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Re: [agile-usability] Re: where do your UX team-members sit?

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  • William Pietri
    ... Ah, exactly. I think it s the feedback that s necessary to keep developers from falling into that trap. If I m pair programming, another programmer will
    Message 1 of 52 , Feb 8, 2011
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      On 02/08/2011 08:36 AM, hughrbeyer wrote:
      It's rarely more than a week between the time a UI is coded and some
      real user sees it and responds to it. It's not that I know I'm cheating
      the user--it's that when I'm living in the code what seems clearly
      correct just isn't, from the user's point of view. I don't do this much
      anymore, having become aware of it, but when I did I wasn't aware of
      making a trade-off. It wasn't until later, viewing it with a user in the
      context of a task that I even realized there was a question.
      

      Ah, exactly. I think it's the feedback that's necessary to keep developers from falling into that trap.

      If I'm pair programming, another programmer will catch my mistakes in minutes. If that fails, because I'm working closely with non-programmers, it's rarely more than a couple of hours before a product or design person sees my work. And because we ship frequently, we get quick feedback on whether interface changes accomplished their intent.

      In that high-feedback context, I think it's pretty hard for developers to ignore users on a regular basis. Which is why, bringing it back to the thread's original topic, I think no developer should be farther away from a designer or product manager than the range of a slightly raised voice or a casual wave.

      William
    • Kristen Ryan
      I work at a medium sized company. We have three designers and five developers, all who sit in close confines. From reading the posts lately I wonder if we
      Message 52 of 52 , Feb 9, 2011
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        I work at a medium sized company. We have three designers and five developers, all who sit in close confines. From reading the posts lately I wonder if we handle design and development differently.

        It seems (and I may be horribly wrong) that the arguments are mainly against big, up front design. I absolutely agree. However, I don't think that having designers do designs prior to development is a bad thing, if done well and there's plenty of communication.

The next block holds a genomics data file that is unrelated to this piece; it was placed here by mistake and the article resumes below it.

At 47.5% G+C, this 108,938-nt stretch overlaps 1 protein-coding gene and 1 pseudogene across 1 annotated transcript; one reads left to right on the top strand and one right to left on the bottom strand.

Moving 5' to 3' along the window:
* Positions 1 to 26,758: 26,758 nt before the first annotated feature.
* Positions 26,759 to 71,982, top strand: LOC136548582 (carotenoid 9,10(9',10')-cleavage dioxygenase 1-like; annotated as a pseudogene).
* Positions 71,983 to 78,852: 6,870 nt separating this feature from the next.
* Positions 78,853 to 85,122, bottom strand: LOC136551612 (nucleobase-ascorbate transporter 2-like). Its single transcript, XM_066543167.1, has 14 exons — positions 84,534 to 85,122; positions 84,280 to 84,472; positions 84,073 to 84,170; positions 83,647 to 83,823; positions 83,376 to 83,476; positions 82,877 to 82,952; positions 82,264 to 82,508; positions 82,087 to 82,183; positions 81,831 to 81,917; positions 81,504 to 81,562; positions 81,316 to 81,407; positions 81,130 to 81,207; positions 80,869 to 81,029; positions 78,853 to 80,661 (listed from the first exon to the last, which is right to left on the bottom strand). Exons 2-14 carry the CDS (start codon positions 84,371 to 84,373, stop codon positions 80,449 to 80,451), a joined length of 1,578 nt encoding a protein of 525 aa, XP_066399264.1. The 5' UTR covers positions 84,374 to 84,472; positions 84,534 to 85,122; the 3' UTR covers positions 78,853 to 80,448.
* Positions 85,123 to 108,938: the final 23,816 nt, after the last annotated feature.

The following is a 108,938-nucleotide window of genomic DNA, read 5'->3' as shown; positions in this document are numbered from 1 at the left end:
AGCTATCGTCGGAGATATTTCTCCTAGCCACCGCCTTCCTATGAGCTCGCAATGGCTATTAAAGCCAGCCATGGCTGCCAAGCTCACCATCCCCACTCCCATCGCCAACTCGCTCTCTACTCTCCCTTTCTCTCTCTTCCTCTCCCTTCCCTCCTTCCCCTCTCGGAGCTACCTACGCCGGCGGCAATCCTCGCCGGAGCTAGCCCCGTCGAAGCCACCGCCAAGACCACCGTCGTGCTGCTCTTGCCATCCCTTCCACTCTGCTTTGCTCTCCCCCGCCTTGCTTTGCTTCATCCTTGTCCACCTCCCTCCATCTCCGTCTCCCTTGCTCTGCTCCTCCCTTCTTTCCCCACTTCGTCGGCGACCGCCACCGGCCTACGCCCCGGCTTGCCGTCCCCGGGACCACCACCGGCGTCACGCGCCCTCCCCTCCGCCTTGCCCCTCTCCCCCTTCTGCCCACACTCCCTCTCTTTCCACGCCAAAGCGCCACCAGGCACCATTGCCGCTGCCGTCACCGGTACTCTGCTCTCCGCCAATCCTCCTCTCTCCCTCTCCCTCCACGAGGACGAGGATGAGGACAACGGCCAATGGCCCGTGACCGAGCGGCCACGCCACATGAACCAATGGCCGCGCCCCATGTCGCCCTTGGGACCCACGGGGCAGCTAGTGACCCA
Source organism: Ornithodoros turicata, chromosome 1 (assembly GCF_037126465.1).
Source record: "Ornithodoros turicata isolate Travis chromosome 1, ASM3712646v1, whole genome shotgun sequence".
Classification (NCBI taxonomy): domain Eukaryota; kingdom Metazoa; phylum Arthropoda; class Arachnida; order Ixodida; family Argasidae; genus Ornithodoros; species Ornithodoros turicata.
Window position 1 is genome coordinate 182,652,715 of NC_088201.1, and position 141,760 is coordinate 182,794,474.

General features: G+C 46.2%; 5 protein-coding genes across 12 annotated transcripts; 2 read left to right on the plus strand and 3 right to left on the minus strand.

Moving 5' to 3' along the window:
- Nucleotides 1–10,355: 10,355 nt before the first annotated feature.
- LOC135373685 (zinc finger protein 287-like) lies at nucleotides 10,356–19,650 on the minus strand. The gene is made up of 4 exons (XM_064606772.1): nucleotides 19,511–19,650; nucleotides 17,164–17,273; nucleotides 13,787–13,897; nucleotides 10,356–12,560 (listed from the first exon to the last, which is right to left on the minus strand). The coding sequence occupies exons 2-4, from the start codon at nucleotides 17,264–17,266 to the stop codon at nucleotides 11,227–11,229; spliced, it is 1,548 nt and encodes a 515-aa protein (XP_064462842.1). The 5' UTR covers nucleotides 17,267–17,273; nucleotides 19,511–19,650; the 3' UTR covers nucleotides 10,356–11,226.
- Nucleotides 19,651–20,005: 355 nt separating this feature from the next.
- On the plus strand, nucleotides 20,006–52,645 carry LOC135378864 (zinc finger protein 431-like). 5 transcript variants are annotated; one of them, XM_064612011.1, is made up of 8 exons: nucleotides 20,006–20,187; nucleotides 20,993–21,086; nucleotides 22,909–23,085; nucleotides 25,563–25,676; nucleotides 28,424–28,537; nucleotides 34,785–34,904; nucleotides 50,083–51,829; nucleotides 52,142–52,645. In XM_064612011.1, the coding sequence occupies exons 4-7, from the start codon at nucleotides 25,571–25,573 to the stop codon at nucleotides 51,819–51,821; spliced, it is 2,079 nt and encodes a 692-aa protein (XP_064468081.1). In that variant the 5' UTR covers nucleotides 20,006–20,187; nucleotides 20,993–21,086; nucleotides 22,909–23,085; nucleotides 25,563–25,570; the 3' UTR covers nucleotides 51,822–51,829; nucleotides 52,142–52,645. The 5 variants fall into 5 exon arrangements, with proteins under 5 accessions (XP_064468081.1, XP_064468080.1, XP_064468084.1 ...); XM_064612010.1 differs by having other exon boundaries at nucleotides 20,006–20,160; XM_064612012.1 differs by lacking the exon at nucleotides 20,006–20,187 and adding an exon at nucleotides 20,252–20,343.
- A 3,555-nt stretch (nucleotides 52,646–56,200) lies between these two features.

We have one month release cycles, which means we're getting real, working software into our clients hands very quickly, and get feedback quickly as well. We do paired design, so two designers will sit down and shake out most of the design. This can take anywhere from a day to a week and a half depending on the size of the story. During this time we meet with developers several times so they know where the design is going, point out technical road blocks, and yes, give design input. Then we hand it over to get coded, and during this time the designers work closely with the developer who's handling the story to answer questions and work out real time design questions.

        So the designers do a bulk of the design (I'd say 95%), but there's no huge outlay of up front design. We do it all 'just in time'. Designs get input from developers, product owners, and other stakeholders. The mock up's may go through three or four iterations before they reach development, all within a few days time.

        I'm not saying that developers cannot design, I think many can to varying degrees. We've just found that paired design done just prior to development, and working in close proximity to each other has allowed us to create great designs quickly.



        On 12/4/10 4:33 PM, Tref Gare wrote:
         

        Our environment is the opposite – we huddle our ux folk together which does give us the cross pollination thing, but means we miss out on the embedded engagement with the developers.  I’d love to find some form of middle ground where I get to regularly mind meld with my design colleagues, but also am in there with the devs when the design hits the metal.

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